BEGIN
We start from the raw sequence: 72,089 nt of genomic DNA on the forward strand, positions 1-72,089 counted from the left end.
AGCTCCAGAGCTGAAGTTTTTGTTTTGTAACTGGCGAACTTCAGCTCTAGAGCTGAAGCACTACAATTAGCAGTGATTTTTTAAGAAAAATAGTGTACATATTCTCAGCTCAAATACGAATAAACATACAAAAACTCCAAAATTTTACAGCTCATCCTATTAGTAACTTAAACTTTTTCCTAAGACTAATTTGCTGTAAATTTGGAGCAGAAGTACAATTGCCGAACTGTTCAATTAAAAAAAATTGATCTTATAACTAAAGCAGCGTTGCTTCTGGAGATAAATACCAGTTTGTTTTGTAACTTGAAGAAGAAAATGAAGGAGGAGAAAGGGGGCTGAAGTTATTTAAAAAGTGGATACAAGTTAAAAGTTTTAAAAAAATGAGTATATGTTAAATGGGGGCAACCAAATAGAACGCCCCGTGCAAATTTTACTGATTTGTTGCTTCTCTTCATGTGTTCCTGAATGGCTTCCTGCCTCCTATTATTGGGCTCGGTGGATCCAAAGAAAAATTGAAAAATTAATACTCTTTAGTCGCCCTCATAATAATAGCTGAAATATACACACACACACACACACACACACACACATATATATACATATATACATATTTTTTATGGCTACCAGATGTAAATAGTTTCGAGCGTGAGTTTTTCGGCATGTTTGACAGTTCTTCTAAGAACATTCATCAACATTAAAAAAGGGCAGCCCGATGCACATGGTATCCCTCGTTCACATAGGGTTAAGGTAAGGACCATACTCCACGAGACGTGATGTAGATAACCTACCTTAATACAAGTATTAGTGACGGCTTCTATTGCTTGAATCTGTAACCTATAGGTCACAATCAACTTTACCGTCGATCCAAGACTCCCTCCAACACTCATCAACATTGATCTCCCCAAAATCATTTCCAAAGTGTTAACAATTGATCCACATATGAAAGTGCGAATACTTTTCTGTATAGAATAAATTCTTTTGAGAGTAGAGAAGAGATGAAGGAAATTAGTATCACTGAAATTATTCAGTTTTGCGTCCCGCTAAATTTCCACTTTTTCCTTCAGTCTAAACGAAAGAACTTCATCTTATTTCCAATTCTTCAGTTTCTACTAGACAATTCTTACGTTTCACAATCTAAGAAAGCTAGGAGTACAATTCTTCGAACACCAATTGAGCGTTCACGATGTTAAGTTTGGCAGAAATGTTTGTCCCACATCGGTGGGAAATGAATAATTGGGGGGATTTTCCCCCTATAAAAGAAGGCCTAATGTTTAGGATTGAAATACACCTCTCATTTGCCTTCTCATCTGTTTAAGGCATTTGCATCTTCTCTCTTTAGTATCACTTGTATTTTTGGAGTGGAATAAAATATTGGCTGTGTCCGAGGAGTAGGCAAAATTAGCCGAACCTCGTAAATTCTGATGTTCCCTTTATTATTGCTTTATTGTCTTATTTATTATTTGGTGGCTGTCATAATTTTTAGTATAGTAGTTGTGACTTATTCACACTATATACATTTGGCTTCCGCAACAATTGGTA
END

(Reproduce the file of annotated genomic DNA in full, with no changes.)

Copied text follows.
We start from the raw sequence: 72,089 nt of genomic DNA on the forward strand, positions 1-72,089 counted from the left end.
AGCTCCAGAGCTGAAGTTTTTGTTTTGTAACTGGCGAACTTCAGCTCTAGAGCTGAAGCACTACAATTAGCAGTGATTTTTTAAGAAAAATAGTGTACATATTCTCAGCTCAAATACGAATAAACATACAAAAACTCCAAAATTTTACAGCTCATCCTATTAGTAACTTAAACTTTTTCCTAAGACTAATTTGCTGTAAATTTGGAGCAGAAGTACAATTGCCGAACTGTTCAATTAAAAAAAATTGATCTTATAACTAAAGCAGCGTTGCTTCTGGAGATAAATACCAGTTTGTTTTGTAACTTGAAGAAGAAAATGAAGGAGGAGAAAGGGGGCTGAAGTTATTTAAAAAGTGGATACAAGTTAAAAGTTTTAAAAAAATGAGTATATGTTAAATGGGGGCAACCAAATAGAACGCCCCGTGCAAATTTTACTGATTTGTTGCTTCTCTTCATGTGTTCCTGAATGGCTTCCTGCCTCCTATTATTGGGCTCGGTGGATCCAAAGAAAAATTGAAAAATTAATACTCTTTAGTCGCCCTCATAATAATAGCTGAAATATACACACACACACACACACACACACACACATATATATACATATATACATATTTTTTATGGCTACCAGATGTAAATAGTTTCGAGCGTGAGTTTTTCGGCATGTTTGACAGTTCTTCTAAGAACATTCATCAACATTAAAAAAGGGCAGCCCGATGCACATGGTATCCCTCGTTCACATAGGGTTAAGGTAAGGACCATACTCCACGAGACGTGATGTAGATAACCTACCTTAATACAAGTATTAGTGACGGCTTCTATTGCTTGAATCTGTAACCTATAGGTCACAATCAACTTTACCGTCGATCCAAGACTCCCTCCAACACTCATCAACATTGATCTCCCCAAAATCATTTCCAAAGTGTTAACAATTGATCCACATATGAAAGTGCGAATACTTTTCTGTATAGAATAAATTCTTTTGAGAGTAGAGAAGAGATGAAGGAAATTAGTATCACTGAAATTATTCAGTTTTGCGTCCCGCTAAATTTCCACTTTTTCCTTCAGTCTAAACGAAAGAACTTCATCTTATTTCCAATTCTTCAGTTTCTACTAGACAATTCTTACGTTTCACAATCTAAGAAAGCTAGGAGTACAATTCTTCGAACACCAATTGAGCGTTCACGATGTTAAGTTTGGCAGAAATGTTTGTCCCACATCGGTGGGAAATGAATAATTGGGGGGATTTTCCCCCTATAAAAGAAGGCCTAATGTTTAGGATTGAAATACACCTCTCATTTGCCTTCTCATCTGTTTAAGGCATTTGCATCTTCTCTCTTTAGTATCACTTGTATTTTTGGAGTGGAATAAAATATTGGCTGTGTCCGAGGAGTAGGCAAAATTAGCCGAACCTCGTAAATTCTGATGTTCCCTTTATTATTGCTTTATTGTCTTATTTATTATTTGGTGGCTGTCATAATTTTTAGTATAGTAGTTGTGACTTATTCACACTATATACATTTGGCTTCCGCAACAATTGGTA